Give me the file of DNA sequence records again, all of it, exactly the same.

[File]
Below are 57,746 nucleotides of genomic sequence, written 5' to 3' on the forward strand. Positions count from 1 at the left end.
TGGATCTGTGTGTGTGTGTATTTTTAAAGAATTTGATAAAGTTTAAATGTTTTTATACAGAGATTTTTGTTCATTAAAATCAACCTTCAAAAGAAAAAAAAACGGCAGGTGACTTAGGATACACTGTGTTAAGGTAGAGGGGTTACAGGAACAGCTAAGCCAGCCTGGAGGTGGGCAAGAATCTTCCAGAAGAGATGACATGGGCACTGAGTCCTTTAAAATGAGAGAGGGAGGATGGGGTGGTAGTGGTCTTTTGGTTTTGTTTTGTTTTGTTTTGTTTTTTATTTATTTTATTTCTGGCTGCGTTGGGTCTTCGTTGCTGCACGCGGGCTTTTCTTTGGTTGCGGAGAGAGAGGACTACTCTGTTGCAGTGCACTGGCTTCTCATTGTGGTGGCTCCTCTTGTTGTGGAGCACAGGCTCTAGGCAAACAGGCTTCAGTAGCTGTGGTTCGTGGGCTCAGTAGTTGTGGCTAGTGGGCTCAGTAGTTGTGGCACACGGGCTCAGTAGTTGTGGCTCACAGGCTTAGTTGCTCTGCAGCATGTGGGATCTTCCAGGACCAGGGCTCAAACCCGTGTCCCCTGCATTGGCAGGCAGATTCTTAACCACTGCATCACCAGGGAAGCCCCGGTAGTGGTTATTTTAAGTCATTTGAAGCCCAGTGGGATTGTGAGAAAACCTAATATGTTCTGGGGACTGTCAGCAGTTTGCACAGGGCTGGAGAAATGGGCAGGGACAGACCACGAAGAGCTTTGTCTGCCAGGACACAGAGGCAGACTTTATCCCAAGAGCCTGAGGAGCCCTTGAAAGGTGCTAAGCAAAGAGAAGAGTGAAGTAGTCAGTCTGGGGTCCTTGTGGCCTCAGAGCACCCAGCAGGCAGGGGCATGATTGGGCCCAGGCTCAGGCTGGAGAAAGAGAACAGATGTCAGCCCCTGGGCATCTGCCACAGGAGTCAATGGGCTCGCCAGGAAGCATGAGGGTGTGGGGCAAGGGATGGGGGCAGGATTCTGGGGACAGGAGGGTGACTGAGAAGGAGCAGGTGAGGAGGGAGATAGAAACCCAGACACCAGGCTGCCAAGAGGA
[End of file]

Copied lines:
Below are 57,746 nucleotides of genomic sequence, written 5' to 3' on the forward strand. Positions count from 1 at the left end.
TGGATCTGTGTGTGTGTGTATTTTTAAAGAATTTGATAAAGTTTAAATGTTTTTATACAGAGATTTTTGTTCATTAAAATCAACCTTCAAAAGAAAAAAAAACGGCAGGTGACTTAGGATACACTGTGTTAAGGTAGAGGGGTTACAGGAACAGCTAAGCCAGCCTGGAGGTGGGCAAGAATCTTCCAGAAGAGATGACATGGGCACTGAGTCCTTTAAAATGAGAGAGGGAGGATGGGGTGGTAGTGGTCTTTTGGTTTTGTTTTGTTTTGTTTTGTTTTTTATTTATTTTATTTCTGGCTGCGTTGGGTCTTCGTTGCTGCACGCGGGCTTTTCTTTGGTTGCGGAGAGAGAGGACTACTCTGTTGCAGTGCACTGGCTTCTCATTGTGGTGGCTCCTCTTGTTGTGGAGCACAGGCTCTAGGCAAACAGGCTTCAGTAGCTGTGGTTCGTGGGCTCAGTAGTTGTGGCTAGTGGGCTCAGTAGTTGTGGCACACGGGCTCAGTAGTTGTGGCTCACAGGCTTAGTTGCTCTGCAGCATGTGGGATCTTCCAGGACCAGGGCTCAAACCCGTGTCCCCTGCATTGGCAGGCAGATTCTTAACCACTGCATCACCAGGGAAGCCCCGGTAGTGGTTATTTTAAGTCATTTGAAGCCCAGTGGGATTGTGAGAAAACCTAATATGTTCTGGGGACTGTCAGCAGTTTGCACAGGGCTGGAGAAATGGGCAGGGACAGACCACGAAGAGCTTTGTCTGCCAGGACACAGAGGCAGACTTTATCCCAAGAGCCTGAGGAGCCCTTGAAAGGTGCTAAGCAAAGAGAAGAGTGAAGTAGTCAGTCTGGGGTCCTTGTGGCCTCAGAGCACCCAGCAGGCAGGGGCATGATTGGGCCCAGGCTCAGGCTGGAGAAAGAGAACAGATGTCAGCCCCTGGGCATCTGCCACAGGAGTCAATGGGCTCGCCAGGAAGCATGAGGGTGTGGGGCAAGGGATGGGGGCAGGATTCTGGGGACAGGAGGGTGACTGAGAAGGAGCAGGTGAGGAGGGAGATAGAAACCCAGACACCAGGCTGCCAAGAGGA